"Remember Limerick and the broken treatystone." (U12.1380)
A SV of the Limerick treaty stone.
"We gave our best blood to France and Spain, the wild geese. Fontenoy, eh? And Sarsfield and O'Donnell, duke of Tetuan in Spain, and Ulysses Browne of Camus that was fieldmarshal to Maria Teresa. But what did we ever get for it?" (U12.1381)
"-The French! says the citizen. Set of dancing masters! Do you know what it is? They were never worth a roasted fart to Ireland." (U12.1385)

A PC from 1903 caricatures the 'dance' of the European leaders.
"Aren't they trying to make an entente cordial now at Tay Pay's dinnerparty with perfidious Albion? Firebrands of Europe and they always were.
- Conspuez les Fran├žais, says Lenehan, nobbling his beer." (U12.1386)

A French PC illustrating the 'entente cordiale' between France and perfidious Albion. Ironically, Joan of Arc is burning at the stake in the background!
"- And as for the Prooshians and the Hanoverians, says Joe, haven't we had enough of those sausageeating bastards on the throne from George the elector" (U12.1390)
"down to the German lad" (U12.1392)
"and the flatulent old bitch that's dead?" (U12.1392)

The FOBTsD, here in a portrait by Lafayette of Dublin.
"Jesus, I had to laugh at the way he came out with that about the old one with the winkers on her, blind drunk in her royal palace every night of God, old Vic, with her jorum of mountain dew" (U12.1393)

'Mountain dew' is a slang term similar to 'moonshine' = home-distilled alcohol, especially where illegal. It is made from local products such as corn, potatoes, grapes, cane sugar etc. Irish mountain dew (aka as poteen), was potato based. This PC shows a still in Connemara, with children in charge of watching it.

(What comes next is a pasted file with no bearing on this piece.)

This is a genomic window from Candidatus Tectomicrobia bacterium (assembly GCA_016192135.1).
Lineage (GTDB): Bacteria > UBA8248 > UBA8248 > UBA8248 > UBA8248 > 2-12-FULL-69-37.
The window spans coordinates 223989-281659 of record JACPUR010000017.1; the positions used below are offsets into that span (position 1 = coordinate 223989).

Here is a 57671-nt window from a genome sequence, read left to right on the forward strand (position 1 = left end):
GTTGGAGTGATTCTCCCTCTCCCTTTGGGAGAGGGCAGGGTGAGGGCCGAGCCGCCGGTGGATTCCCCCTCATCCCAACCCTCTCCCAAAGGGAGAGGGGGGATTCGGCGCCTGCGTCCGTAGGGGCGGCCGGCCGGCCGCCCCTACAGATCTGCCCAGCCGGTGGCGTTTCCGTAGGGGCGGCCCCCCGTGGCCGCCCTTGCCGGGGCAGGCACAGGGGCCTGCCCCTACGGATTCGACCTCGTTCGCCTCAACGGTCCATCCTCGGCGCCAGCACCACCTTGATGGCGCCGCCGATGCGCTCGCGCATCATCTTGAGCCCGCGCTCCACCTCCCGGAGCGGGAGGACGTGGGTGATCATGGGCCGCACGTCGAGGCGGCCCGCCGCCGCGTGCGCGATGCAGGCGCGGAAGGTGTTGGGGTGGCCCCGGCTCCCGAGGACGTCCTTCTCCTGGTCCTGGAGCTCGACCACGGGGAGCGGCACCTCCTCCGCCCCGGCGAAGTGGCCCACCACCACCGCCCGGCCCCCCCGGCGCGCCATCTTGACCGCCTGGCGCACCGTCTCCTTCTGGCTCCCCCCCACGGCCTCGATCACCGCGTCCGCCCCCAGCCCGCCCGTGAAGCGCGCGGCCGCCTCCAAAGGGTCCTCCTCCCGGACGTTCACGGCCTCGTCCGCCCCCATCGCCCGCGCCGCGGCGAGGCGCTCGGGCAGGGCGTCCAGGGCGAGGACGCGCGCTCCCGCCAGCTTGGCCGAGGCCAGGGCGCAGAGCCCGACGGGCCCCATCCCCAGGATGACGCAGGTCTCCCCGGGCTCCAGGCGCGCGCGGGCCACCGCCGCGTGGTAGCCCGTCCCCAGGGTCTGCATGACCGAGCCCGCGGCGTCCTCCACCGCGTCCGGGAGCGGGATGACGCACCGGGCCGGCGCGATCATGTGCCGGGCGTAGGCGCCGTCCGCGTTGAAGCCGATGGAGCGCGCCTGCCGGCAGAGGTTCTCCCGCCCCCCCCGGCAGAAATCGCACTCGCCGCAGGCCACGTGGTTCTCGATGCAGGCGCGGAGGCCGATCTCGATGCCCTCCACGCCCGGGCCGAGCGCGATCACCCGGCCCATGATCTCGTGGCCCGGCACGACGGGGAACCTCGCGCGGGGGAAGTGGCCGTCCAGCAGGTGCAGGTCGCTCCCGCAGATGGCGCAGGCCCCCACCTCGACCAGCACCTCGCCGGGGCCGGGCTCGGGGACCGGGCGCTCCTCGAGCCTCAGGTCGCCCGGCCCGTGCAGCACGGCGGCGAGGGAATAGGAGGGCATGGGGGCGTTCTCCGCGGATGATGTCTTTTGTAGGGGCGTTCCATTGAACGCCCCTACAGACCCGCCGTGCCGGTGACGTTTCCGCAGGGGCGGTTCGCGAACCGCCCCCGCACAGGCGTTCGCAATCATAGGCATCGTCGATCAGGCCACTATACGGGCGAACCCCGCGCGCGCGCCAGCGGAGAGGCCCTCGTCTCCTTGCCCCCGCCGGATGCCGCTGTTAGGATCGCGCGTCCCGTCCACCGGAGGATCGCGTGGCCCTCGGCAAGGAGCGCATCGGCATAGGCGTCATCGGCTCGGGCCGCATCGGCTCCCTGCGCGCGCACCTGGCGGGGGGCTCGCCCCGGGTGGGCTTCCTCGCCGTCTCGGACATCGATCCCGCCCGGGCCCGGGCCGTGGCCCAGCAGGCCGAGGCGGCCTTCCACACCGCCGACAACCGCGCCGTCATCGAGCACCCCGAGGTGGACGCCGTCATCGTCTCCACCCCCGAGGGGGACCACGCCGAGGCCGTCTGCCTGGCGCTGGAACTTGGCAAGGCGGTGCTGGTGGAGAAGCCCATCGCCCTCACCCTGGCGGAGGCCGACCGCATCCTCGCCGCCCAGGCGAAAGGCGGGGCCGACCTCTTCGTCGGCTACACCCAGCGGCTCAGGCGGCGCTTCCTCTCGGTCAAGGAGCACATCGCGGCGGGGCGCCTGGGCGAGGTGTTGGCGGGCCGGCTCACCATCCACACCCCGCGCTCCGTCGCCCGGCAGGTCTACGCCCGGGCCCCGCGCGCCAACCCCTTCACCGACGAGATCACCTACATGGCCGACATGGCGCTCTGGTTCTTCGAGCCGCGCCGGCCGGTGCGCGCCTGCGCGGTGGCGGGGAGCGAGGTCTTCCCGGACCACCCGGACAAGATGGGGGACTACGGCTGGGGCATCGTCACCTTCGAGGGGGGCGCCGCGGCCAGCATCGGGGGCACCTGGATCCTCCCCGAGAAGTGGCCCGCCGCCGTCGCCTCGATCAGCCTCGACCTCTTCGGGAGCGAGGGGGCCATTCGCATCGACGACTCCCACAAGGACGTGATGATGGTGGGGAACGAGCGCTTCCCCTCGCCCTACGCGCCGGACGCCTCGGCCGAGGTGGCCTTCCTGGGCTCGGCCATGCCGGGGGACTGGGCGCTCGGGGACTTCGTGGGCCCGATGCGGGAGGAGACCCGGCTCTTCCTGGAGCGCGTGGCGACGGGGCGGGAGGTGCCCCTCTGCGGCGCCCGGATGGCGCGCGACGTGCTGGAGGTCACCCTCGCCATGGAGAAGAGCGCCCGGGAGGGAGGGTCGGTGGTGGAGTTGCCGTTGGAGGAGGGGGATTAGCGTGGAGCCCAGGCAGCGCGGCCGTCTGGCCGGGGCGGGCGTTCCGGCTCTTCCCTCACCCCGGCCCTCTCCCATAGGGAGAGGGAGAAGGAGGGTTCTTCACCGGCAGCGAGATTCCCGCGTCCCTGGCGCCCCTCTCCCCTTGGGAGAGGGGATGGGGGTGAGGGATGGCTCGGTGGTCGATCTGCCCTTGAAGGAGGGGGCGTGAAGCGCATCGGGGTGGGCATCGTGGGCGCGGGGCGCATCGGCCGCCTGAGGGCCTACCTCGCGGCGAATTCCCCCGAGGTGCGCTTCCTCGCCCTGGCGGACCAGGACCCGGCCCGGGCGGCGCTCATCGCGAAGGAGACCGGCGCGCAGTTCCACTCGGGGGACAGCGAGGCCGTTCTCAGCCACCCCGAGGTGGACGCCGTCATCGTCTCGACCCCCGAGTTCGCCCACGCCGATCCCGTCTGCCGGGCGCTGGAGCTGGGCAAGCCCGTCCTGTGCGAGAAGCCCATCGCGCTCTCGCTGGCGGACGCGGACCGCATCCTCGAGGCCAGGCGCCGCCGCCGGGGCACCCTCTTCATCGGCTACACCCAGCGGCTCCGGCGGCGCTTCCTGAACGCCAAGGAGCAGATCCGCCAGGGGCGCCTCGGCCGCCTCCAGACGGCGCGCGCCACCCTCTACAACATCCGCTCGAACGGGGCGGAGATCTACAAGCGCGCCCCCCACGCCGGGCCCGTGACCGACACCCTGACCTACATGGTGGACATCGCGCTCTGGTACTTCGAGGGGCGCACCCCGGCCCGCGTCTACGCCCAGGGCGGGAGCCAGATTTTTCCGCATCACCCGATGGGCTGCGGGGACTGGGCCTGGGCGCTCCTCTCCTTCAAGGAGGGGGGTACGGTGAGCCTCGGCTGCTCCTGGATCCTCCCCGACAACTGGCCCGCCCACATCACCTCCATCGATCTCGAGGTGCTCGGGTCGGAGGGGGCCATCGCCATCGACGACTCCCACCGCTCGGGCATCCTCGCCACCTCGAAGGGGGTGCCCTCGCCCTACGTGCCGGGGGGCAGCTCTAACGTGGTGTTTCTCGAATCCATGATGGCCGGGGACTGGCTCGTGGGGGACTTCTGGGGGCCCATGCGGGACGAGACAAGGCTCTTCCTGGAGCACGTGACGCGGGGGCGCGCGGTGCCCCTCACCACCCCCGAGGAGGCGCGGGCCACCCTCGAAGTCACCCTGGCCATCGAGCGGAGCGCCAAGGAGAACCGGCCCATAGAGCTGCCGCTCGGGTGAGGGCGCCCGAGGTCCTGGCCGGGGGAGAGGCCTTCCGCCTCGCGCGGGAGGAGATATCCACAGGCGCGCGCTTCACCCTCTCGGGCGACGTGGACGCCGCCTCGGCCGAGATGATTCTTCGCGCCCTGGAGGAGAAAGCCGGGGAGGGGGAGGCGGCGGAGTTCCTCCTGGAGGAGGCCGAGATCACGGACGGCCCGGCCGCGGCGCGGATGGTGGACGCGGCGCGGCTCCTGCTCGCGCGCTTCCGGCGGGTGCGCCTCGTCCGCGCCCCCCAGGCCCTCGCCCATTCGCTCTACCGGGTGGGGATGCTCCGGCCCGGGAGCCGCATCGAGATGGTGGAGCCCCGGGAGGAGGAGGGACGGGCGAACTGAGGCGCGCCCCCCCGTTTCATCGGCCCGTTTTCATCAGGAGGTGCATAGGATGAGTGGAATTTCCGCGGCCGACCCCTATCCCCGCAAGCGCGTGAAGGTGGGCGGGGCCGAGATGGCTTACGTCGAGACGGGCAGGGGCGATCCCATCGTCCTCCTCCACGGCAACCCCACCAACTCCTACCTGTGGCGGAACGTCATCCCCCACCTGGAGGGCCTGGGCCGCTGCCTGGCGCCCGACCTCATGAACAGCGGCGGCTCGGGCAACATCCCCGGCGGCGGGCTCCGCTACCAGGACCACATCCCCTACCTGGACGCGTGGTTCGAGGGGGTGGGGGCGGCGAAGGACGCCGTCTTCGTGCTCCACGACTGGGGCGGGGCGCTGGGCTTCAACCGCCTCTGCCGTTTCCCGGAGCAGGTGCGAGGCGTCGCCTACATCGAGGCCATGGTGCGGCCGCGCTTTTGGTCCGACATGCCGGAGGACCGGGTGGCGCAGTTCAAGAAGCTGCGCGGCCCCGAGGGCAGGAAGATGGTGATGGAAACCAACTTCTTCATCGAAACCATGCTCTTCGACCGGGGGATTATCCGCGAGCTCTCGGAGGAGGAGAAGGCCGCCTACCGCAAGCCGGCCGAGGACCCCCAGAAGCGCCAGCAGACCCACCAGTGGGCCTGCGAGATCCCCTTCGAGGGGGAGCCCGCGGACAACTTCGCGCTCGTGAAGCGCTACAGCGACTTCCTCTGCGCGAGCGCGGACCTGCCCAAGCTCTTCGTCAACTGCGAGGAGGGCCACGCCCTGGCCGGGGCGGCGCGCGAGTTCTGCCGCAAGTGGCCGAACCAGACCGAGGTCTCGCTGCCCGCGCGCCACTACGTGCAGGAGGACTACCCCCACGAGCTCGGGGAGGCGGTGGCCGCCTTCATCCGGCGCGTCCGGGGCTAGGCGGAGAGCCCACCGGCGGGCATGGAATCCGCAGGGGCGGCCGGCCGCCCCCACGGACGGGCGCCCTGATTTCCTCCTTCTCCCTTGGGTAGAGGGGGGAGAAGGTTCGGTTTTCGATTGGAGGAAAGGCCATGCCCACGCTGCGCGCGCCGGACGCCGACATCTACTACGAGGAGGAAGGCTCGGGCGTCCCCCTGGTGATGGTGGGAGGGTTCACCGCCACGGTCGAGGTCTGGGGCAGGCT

'Mountain dew' is a slang term similar to 'moonshine' = home-distilled alcohol, especially where illegal. It is made from local products such as corn, potatoes, grapes, cane sugar etc. Irish mountain dew (aka as poteen), was potato based. The PC (and photograph from which it derives) show a still in Connemara, with children in charge of watching it.
"and her coachman carting her up body and bones to roll into bed and she pulling him by the whiskers and singing him old bits of songs about Ehren on the Rhine and come where the boose is cheaper." (U12.1395)

'Come where the booze is cheaper' is a music-hall song with lyrics by E.W. Rogers and music by A.E. Durandeau. This PC from 1900 suggests that the booze is cheaper in Ireland!
"- Well! says J.J. We have Edward the peacemaker now.
- Tell that to a fool, says the citizen. There's a bloody sight more pox than pax about that boyo. Edward Guelph-Wettin!" (U12.1399)

From EB 1911: "In his first two years the king had already earned the title of Edward the Peacemaker. Treaties of arbitration were concluded by Great Britain with France, Spain, Italy, Germany and Portugal in 1903 and 1904. This reputation was confirmed in the years which followed. The entente cordiale with France was promoted by his influence, notably by his reception of President Fallieres in England in 1908. The conclusion of the Anglo-Russian agreement (1907), hotly criticised in Radical quarters, was attributed with some reason to royal policy."
"- And what do you think, says Joe, of the holy boys, the priests and bishops of Ireland doing up his room in Maynooth in His Satanic Majesty's racing colours" (U12.1402)
"and sticking up pictures of all the horses his jockeys rode. The earl of Dublin, no less." (U12.1404)

This is the stallion Persimmon (1893 - 1908), one of the Prince of Wales' most successful racing horses. One of Persimmon's offspring was the filly Sceptre, who won in 1902 every classic race except the Derby.
"- They ought to have stuck up all the women he rode himself, says little Alf." (U12.1406)

Edward was a well known womanizer. A French PC (1902) caricatures his coronation, showing the 'United Parisian Delegation' of Breda and Marbeuf streets, the Moulin Rouge, the Palace of Mirrors, and the Casino de Paris.
"And says J.J.:
- Considerations of space influenced their lordships' decision." (U12.1408)

In another French caricature, a chorus of 'all the London ladies' is exclaiming: "Oh swell, he is so cute our Prince of Wales, in his handsome royal outfit."
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